Ziegler said it best:
This is the country we're now living in... I'm being now handcuffed for standing on a sidewalk, asking questions outside of an award ceremony on Journalism excellence. You can't get more irony than this... This is what it's come to America. At the "Walter Cronkite Award for Excellence in Television Political Journalsim," I'm standing outside, asking questions about why we're not allowed to cover the event, causing no problems whatsoever, and I've now been handcuffed, roughed up and prevented from getting to my own property... This is what journalism has become. This says it all, right here...
Of course, this type of disturbingly ironic suppression of voice is commonplace in today's America. In fact, it's a major premise of Ziegler's most recent documentary, Media Malpractice: How Obama Got Elected and Palin Was Targeted. Pick up your copy today.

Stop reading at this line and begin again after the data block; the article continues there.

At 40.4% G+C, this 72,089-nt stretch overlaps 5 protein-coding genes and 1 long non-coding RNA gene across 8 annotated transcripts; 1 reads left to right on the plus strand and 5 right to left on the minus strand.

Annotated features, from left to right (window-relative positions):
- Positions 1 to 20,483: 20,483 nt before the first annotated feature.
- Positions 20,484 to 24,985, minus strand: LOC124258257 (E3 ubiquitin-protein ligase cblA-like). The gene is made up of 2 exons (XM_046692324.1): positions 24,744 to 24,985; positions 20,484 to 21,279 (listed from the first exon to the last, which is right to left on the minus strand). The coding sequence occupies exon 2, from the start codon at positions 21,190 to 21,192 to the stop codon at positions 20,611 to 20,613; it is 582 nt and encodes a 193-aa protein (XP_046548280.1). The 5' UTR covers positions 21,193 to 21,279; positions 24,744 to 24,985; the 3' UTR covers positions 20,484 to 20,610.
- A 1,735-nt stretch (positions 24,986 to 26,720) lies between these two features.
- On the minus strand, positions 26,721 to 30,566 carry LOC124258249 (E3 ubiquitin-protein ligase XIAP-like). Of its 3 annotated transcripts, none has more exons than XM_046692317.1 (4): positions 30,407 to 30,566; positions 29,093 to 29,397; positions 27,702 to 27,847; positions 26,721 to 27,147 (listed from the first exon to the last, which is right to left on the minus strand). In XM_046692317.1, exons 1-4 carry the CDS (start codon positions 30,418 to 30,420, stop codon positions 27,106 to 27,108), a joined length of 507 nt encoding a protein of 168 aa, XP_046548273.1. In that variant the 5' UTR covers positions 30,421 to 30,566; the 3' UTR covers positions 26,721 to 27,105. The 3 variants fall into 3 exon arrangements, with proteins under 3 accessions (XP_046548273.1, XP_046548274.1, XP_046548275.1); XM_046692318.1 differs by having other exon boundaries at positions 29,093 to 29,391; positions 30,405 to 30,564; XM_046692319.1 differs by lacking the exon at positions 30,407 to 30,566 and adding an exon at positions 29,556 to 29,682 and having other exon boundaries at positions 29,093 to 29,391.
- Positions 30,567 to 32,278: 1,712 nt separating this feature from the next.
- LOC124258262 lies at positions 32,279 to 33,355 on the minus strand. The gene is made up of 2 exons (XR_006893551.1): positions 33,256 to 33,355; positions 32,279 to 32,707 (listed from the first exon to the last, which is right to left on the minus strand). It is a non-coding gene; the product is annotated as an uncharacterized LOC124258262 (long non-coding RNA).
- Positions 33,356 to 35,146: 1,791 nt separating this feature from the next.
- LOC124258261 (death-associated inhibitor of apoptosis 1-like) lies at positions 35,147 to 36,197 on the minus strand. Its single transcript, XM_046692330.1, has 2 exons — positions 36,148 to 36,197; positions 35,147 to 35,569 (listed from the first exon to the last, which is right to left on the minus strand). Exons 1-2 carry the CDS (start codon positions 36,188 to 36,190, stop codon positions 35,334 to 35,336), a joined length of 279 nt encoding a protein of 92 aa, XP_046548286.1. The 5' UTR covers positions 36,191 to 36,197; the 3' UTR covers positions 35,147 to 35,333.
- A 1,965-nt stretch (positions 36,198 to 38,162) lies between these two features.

Ted Nugent ROCKS the Star-Spangled Banner at the Alamo Tea Party




Eat your heart out P. Diddy...

Shout out to Justin Tomczak for the awesome video find.

Napolitano Tries to Distance Herself from Political Profiling Report



As you are probably already aware, a recent Department of Homeland Security report on "Rightwing Extremism" suggested that those with conservative sentiments were a threat to the safety of Americans. Apparently, the government now considers you a terrorist threat if you oppose abortion, own a gun or are a returning war veteran. Nice.